The Schwank Lab is part of the Institute of Pharmacology and Toxicology of the University Zurich. Our mission is to develop transformative technologies for the treatment of genetic disorders. Much of our work involves the generation of novel genome editing technologies, and their testing in animal models and human organoids. Current research in our lab can be divided into two major areas:
• The development of CRISPR-based genome editing approaches to correct monogenetic disorders of the liver and brain
• The application of functional genomics approaches to develop targeted and personalized treatments for colorectal- and pancreatic cancer
Development of gene editing therapies for monogenetic disorders of the liver and brain
There is a large number of severe genetic diseases in the liver and brain that are currently not treatable. The CRISPR/Cas9 genome editing tool is a powerful system that promises cure for these genetic disorders. In its initial version, the CRISPR/Cas9 complex generates a DNA double-strand break at a desired locus, which requires repair by homologous recombination (HR) from template DNA for precise editing. In most cells of adult tissues, however, the HR pathway is not active and targeted nucleases predominantly lead to stochastic mutations, rendering them unsuitable for gene editing therapies. In our lab we exclusively focus on 2nd and 3rd generation CRISPR/Cas9-based genome editing tools, which directly convert DNA bases without the generation of DNA double strand breaks and the need for homologous recombination (base-editing; PRIME-editing). These systems consist of catalytically impaired Cas9 proteins that are either fused to deaminases, allowing direct conversion of C-G into T-A base pairs and vice versa, or to a reverse transcriptase, allowing the insertion or deletion of specific sequences from template RNA.
Our major goal is to develop clinically viable in vivo gene editing approaches that in the future could be applied in patients with monogenetic disorders. Examples for current research projects in the lab are:
• Establishment of viral and non-viral in vivo delivery strategies for genome editing components in mouse models for monogenetic liver diseases.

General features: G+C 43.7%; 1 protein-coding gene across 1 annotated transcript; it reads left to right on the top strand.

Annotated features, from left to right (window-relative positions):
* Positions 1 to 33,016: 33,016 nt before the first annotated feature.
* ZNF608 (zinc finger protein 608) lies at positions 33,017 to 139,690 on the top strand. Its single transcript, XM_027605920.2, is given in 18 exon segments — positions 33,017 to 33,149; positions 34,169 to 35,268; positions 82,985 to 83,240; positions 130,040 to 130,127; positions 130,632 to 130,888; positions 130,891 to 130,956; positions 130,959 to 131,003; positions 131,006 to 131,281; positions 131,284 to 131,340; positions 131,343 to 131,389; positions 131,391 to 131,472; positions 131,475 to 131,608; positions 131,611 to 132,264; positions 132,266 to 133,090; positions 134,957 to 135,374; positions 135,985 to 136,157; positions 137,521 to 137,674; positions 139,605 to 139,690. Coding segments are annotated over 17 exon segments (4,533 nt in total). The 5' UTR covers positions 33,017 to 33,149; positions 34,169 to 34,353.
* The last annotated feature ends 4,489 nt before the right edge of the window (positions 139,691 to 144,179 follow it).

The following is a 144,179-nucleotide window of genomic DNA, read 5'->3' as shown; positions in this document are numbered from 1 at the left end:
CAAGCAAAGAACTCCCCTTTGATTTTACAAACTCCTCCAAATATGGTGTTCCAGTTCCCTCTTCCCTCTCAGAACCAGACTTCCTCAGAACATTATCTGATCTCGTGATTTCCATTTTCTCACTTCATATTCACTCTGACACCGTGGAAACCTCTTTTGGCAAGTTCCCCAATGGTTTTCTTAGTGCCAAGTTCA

• Development of tools that allow us to assess the occurrence of undesired off-target mutations during in vivo therapies.
• Developing of novel editing tools with additional features by rational protein engineering and molecular evolution approaches.
Functional genomics approaches to develop targeted and personalized cancer treatments
Understanding how epithelial cells in healthy tissues transform into premalignant adenomas and further progress into aggressive adenocarcinomas is a requirement for the development of targeted cancer therapies. In our lab we apply CRISPR/Cas9 genome editing in organoids and mice to study these mechanisms in colorectal- and pancreatic cancer. Below are two examples for current research projects in this area.
In the recent years CRISPR screening has already been excessively used in 2D cancer cell lines to study the function of thousands of genes in a single experiment, leading for example to a better understanding of evolving resistances to anti-cancer drugs. In our lab we have developed a protocol for genome-wide CRISPR screening in 3D organoid models. Currently we exploit this technology in order to identify the genetic components that render cancer stem cells independent of niche signals during tumor progression.
In another project we have established a pancreatic cancer organoid biobank from over 30 tumors. The biobank was carefully analyzed by RNA-seq and whole exome sequencing, and widely reflects the phenotypic and mutational spectrum of primary pancreatic cancers. We are currently using the organoid biobank to perform large-scale drug screens, and apply genome editing to study drug-gene interactions. The goal of these studies is to identify novel effective compounds for the treatment of pancreatic cancer, and to personalize pancreatic cancer treatments to individual patients.